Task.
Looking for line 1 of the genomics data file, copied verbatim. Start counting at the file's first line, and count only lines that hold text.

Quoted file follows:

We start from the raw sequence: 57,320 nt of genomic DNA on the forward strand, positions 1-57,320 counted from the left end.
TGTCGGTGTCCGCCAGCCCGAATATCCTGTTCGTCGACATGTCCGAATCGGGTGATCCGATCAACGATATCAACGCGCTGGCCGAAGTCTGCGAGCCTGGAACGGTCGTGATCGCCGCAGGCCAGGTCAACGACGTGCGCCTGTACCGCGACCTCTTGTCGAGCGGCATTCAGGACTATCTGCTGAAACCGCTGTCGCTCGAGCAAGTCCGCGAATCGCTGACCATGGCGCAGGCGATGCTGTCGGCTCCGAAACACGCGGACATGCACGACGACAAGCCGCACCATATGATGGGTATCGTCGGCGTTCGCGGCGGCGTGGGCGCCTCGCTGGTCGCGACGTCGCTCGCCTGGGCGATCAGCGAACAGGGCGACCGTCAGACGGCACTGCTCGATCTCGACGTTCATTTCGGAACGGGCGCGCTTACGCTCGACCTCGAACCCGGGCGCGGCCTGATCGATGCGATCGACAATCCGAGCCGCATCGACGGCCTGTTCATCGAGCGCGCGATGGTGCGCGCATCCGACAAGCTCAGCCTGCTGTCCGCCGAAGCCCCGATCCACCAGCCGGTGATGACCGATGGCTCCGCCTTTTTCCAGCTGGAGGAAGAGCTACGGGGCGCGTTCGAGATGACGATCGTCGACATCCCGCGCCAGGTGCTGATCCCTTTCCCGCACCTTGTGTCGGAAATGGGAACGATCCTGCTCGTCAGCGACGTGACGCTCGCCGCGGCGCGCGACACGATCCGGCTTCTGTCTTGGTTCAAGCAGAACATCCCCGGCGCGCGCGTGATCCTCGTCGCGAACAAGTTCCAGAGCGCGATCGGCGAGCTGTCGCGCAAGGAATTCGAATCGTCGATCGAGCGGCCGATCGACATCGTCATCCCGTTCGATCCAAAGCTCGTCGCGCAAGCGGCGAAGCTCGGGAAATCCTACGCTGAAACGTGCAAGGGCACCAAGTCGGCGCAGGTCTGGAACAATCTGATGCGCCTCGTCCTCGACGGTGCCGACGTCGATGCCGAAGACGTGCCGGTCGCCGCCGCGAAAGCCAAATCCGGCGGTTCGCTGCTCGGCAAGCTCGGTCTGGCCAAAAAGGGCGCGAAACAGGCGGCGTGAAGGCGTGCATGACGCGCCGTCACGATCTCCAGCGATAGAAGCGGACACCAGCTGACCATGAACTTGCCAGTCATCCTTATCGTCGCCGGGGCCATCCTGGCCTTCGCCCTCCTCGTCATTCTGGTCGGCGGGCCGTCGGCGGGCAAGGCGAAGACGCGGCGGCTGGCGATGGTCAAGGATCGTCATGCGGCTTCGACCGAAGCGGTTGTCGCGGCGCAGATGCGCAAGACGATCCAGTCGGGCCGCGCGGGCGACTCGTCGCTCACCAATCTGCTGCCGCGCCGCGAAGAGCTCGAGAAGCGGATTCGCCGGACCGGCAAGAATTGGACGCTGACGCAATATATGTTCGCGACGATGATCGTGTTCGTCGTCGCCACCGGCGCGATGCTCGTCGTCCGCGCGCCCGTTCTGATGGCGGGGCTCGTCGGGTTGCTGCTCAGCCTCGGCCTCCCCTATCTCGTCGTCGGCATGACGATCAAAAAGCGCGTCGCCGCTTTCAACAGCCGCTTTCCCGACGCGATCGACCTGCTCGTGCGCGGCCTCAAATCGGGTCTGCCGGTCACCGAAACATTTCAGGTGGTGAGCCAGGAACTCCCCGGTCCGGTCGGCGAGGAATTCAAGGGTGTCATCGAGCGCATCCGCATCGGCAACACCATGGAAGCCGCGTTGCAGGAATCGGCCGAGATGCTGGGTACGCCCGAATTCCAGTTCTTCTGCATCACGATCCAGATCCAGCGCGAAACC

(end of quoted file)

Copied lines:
We start from the raw sequence: 57,320 nt of genomic DNA on the forward strand, positions 1-57,320 counted from the left end.